Clearing Life's Clutter Through Trauma


Two-time cancer survivor offers ideas to reduce clutter, even through difficult times.

I have been derailed by a “normal” but very unhappy event this past summer. My mom, after three battles with breast cancer followed by hospice care, passed away in June. My dad had passed away several years ago after battling dementia. On top of this, my husband and I downsized our home (moved) in the midst of Mom’s final weeks. It was terrible timing, yet these things are part of life — and death. Still, as an adult, I never wished so hard that I hadn’t been an only child. I know I am not an orphan, and I know life will get better.

As cancer survivors, we know the dark side of life, and hopefully we can use that to our advantage to focus on life’s priorities. Life isn’t about the stuff, and yet sometimes in the midst of emotional trauma, we must deal with the stuff too.

I had a “prized” yet dated Mission oak mid-2000’s kitchen set, dining room set, hutches, chairs and two formal living room chairs that got crowded into our garage after the downsizing move while I hoped for buyers. I got pennies on the dollar for my “prized” possessions. Important lesson relearned—as the stuff of life changes over time and flows into and out of our homes, I wish I had furnished my home initially with less expensive Craigslist furniture. In the end, it is just stuff, and now I have no hutches and a small used kitchen table that better fits our current smaller home.

After our move and Mom’s death, I weeded through boxes—hers and mine. As I looked through my own “treasures” and boxes of my mom’s “treasures” as well, I wanted to keep the memories, but I didn’t want to store lots of stuff—mine or hers. Sometimes I took photographs. Sometimes I just let go. Sometimes my feelings were too raw to peel back all the layers at once—especially since my mom’s possessions included memories of my dad, too. I felt like weeding through her boxes, hastily packed to release her apartment back to the assisted living building, was like finding treasure in the middle of my grief and at other times, it just felt like a violation of her privacy.

I remember finding the original metal turtle button box that had started Mom's extensive turtle collection. It was the basis for the first article I ever published in the Minneapolis Star Tribune. This turtle held some of her sewing buttons when I was growing up, and it is a keeper. I also found photographs of younger and happier versions of both my parents—when they graduated from school, when they wed. These photos make me smile and think happier thoughts than when I recall their final days. Sometimes I find cards, letters and pictures of people I don’t know or recognize.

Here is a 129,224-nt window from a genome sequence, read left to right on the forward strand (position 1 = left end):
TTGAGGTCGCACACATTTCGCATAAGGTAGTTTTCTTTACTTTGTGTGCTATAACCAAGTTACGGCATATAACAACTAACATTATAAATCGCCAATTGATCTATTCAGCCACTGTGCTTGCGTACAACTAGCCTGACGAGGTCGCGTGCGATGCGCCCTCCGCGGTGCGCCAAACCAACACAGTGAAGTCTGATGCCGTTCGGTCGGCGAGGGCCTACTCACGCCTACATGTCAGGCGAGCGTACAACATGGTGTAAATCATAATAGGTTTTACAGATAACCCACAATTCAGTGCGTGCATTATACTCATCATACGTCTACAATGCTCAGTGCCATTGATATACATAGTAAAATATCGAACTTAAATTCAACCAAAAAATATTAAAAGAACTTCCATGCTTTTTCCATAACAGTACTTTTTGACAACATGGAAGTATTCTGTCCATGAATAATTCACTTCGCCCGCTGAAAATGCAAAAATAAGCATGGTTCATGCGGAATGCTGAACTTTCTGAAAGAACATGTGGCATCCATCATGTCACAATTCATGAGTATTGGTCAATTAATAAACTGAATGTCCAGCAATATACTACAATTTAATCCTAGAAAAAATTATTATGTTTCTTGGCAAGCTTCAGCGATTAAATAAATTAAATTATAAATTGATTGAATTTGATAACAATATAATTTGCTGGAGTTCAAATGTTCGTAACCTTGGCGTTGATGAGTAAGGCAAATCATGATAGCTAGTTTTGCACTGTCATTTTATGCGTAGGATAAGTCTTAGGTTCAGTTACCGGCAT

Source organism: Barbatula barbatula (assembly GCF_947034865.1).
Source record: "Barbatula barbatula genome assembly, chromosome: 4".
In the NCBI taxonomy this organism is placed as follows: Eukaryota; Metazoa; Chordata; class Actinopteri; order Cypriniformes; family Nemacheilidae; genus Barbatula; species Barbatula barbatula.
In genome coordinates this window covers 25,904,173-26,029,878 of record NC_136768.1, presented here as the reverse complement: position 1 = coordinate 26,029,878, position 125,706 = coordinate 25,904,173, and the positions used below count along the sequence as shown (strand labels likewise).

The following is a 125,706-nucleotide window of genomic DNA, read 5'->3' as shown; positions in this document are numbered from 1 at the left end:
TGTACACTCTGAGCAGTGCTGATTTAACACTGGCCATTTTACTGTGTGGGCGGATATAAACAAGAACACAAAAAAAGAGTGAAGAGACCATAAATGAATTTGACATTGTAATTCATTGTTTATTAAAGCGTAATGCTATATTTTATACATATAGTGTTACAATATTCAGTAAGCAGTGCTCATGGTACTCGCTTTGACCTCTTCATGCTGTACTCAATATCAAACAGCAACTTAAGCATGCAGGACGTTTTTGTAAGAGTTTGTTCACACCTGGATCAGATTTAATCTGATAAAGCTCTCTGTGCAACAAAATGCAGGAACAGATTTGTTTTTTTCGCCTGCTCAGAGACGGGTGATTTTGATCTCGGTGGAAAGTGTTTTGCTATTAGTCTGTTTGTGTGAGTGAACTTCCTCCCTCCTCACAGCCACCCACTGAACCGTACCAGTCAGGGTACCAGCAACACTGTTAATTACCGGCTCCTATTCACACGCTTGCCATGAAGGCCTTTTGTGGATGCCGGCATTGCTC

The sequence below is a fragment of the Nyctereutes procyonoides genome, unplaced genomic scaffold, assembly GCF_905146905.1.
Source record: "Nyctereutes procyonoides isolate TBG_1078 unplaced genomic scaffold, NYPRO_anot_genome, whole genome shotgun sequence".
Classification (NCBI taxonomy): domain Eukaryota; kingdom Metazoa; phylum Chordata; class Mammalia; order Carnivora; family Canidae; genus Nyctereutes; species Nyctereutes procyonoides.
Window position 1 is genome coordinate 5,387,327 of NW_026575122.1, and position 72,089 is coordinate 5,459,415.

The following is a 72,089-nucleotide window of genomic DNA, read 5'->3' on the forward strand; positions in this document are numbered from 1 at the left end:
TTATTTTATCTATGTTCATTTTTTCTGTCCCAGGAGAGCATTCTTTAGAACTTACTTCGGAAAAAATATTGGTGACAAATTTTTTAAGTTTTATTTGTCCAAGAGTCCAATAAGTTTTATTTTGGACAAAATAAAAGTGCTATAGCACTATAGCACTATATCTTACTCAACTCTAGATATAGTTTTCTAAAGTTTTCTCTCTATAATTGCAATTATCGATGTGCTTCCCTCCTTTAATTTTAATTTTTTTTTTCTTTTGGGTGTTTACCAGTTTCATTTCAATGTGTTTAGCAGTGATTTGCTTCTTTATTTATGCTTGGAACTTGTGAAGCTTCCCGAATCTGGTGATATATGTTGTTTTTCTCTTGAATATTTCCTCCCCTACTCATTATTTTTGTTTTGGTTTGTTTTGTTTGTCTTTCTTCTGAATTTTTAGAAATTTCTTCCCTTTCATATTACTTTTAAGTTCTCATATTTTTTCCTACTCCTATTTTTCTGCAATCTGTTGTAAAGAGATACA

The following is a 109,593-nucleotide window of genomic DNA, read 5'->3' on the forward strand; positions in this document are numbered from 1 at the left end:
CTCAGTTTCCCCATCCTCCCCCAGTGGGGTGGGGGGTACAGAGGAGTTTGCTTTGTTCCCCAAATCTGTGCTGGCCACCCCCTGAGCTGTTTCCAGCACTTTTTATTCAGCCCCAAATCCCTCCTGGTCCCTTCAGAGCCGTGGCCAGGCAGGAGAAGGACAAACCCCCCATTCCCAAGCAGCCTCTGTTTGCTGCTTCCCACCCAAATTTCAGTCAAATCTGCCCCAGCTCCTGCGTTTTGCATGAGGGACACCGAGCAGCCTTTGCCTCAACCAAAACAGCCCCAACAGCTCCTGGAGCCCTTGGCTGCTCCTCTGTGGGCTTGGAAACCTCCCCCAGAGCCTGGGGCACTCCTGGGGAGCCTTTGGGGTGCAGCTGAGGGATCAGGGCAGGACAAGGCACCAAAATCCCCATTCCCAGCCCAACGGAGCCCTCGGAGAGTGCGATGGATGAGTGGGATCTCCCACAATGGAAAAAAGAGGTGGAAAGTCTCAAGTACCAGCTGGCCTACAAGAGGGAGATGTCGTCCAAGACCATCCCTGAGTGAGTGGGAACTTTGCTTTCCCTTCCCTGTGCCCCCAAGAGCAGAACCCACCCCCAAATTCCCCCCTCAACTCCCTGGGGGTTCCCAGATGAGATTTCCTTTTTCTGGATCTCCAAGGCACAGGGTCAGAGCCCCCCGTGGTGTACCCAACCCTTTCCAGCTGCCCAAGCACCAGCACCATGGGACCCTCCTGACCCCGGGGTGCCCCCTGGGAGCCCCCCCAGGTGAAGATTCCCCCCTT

Keeping those makes no sense and yet there is a tug at my heart as I recycle and realize I am tossing someone else’s past. It is too late to ask questions now.

I know it is time to lighten up. Minimalism has usually felt good to me. There have been a lot of changes happening in a short period of time—the downsizing, the empty nesting and the moving forward to life’s next chapters. I believe that it is easier to move forward when less encumbered by the stuff of the past. I will be journaling the memories and letting go of much of the stuff. As a breast cancer survivor with two daughters, I also can’t help but think that I don’t want their clutter-clearing task to be any more difficult than it needs to be. To my fellow survivors, I want to share the following:

“You’ve got to know yourself. You’ve got to know what ignites your magic, what fires your soul into performing majestic acts of love. You’ve got to know yourself so much that not even a hundred voices will drown yours. You’ve got to own yourself, this journey is all yours. All yours. No one can do it and you decide whenever you are ready to embark on it. Unlearn, learn, master yourself and love yourself or else they will define you and that’s a poisonous kind of life. That’s death.”—Ijeoma Umebinyuo, female Nigerian poet (I found her through Paul Wesselmann,

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